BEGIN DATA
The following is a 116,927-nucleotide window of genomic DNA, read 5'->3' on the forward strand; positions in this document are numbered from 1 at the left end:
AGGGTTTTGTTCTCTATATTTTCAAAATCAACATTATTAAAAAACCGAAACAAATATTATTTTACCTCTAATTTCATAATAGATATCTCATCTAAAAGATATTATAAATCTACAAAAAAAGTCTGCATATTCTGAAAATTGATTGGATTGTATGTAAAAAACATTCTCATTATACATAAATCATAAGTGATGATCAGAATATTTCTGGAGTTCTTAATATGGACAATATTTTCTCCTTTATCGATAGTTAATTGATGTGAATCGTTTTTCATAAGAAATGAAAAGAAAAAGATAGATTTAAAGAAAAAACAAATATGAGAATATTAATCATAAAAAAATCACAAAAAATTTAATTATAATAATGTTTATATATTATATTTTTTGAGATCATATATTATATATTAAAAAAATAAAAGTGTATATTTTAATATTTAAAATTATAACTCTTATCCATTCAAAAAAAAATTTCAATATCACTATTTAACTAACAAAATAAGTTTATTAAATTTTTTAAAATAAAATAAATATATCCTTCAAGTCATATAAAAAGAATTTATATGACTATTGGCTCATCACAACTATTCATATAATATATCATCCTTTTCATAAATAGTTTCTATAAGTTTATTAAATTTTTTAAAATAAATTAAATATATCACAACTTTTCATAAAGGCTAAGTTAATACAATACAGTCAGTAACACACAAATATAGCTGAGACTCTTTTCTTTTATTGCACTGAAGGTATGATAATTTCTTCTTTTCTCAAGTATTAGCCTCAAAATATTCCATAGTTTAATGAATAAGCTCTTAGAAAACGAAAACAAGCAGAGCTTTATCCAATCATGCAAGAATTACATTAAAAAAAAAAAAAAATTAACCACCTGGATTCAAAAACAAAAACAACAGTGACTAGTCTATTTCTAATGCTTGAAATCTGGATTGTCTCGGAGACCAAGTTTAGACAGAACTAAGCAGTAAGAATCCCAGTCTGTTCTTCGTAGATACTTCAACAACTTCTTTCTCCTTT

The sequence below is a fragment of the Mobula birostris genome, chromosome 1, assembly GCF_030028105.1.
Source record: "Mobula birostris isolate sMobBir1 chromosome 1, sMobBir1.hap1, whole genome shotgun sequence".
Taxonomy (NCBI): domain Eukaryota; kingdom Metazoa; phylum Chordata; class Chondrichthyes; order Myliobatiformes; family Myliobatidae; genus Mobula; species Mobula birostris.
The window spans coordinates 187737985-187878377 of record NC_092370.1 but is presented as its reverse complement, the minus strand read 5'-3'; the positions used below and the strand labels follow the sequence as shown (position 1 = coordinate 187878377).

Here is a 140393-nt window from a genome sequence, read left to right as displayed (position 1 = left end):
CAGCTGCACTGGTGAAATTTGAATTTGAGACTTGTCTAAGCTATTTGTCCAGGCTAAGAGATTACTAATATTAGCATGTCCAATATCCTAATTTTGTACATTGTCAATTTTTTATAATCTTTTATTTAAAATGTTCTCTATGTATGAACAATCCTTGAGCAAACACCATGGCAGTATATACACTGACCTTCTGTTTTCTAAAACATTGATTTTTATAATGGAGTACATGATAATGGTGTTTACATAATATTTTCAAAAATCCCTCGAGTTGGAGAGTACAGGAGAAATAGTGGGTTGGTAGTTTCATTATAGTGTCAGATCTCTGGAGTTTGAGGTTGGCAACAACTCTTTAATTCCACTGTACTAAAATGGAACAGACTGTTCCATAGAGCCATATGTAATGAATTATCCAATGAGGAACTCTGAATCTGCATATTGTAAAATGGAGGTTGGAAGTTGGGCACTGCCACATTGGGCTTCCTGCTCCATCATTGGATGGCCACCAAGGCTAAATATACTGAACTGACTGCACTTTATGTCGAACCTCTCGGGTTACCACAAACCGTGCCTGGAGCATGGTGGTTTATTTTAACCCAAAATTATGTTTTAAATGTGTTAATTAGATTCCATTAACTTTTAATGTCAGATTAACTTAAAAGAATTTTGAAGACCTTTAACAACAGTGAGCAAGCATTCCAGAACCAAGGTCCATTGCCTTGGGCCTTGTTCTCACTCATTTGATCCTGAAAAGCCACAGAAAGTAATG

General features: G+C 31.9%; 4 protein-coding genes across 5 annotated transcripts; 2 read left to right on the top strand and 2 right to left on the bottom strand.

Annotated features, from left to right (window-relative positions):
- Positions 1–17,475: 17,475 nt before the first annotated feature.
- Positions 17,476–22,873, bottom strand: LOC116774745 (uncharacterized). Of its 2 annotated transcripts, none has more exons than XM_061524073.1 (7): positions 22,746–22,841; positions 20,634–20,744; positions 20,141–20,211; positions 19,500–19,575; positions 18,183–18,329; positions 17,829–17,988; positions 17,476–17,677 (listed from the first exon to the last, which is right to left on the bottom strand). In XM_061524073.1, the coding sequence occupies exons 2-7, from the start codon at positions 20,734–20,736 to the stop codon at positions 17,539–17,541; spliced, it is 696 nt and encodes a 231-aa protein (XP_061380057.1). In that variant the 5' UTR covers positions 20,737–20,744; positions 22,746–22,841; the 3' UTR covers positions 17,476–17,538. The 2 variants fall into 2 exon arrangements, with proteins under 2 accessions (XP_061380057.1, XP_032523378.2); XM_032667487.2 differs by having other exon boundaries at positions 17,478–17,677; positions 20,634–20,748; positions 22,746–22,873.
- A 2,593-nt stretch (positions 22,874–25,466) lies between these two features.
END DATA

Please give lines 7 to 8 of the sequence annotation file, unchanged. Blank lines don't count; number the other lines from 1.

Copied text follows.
Here is a 140393-nt window from a genome sequence, read left to right as displayed (position 1 = left end):
CAGCTGCACTGGTGAAATTTGAATTTGAGACTTGTCTAAGCTATTTGTCCAGGCTAAGAGATTACTAATATTAGCATGTCCAATATCCTAATTTTGTACATTGTCAATTTTTTATAATCTTTTATTTAAAATGTTCTCTATGTATGAACAATCCTTGAGCAAACACCATGGCAGTATATACACTGACCTTCTGTTTTCTAAAACATTGATTTTTATAATGGAGTACATGATAATGGTGTTTACATAATATTTTCAAAAATCCCTCGAGTTGGAGAGTACAGGAGAAATAGTGGGTTGGTAGTTTCATTATAGTGTCAGATCTCTGGAGTTTGAGGTTGGCAACAACTCTTTAATTCCACTGTACTAAAATGGAACAGACTGTTCCATAGAGCCATATGTAATGAATTATCCAATGAGGAACTCTGAATCTGCATATTGTAAAATGGAGGTTGGAAGTTGGGCACTGCCACATTGGGCTTCCTGCTCCATCATTGGATGGCCACCAAGGCTAAATATACTGAACTGACTGCACTTTATGTCGAACCTCTCGGGTTACCACAAACCGTGCCTGGAGCATGGTGGTTTATTTTAACCCAAAATTATGTTTTAAATGTGTTAATTAGATTCCATTAACTTTTAATGTCAGATTAACTTAAAAGAATTTTGAAGACCTTTAACAACAGTGAGCAAGCATTCCAGAACCAAGGTCCATTGCCTTGGGCCTTGTTCTCACTCATTTGATCCTGAAAAGCCACAGAAAGTAATG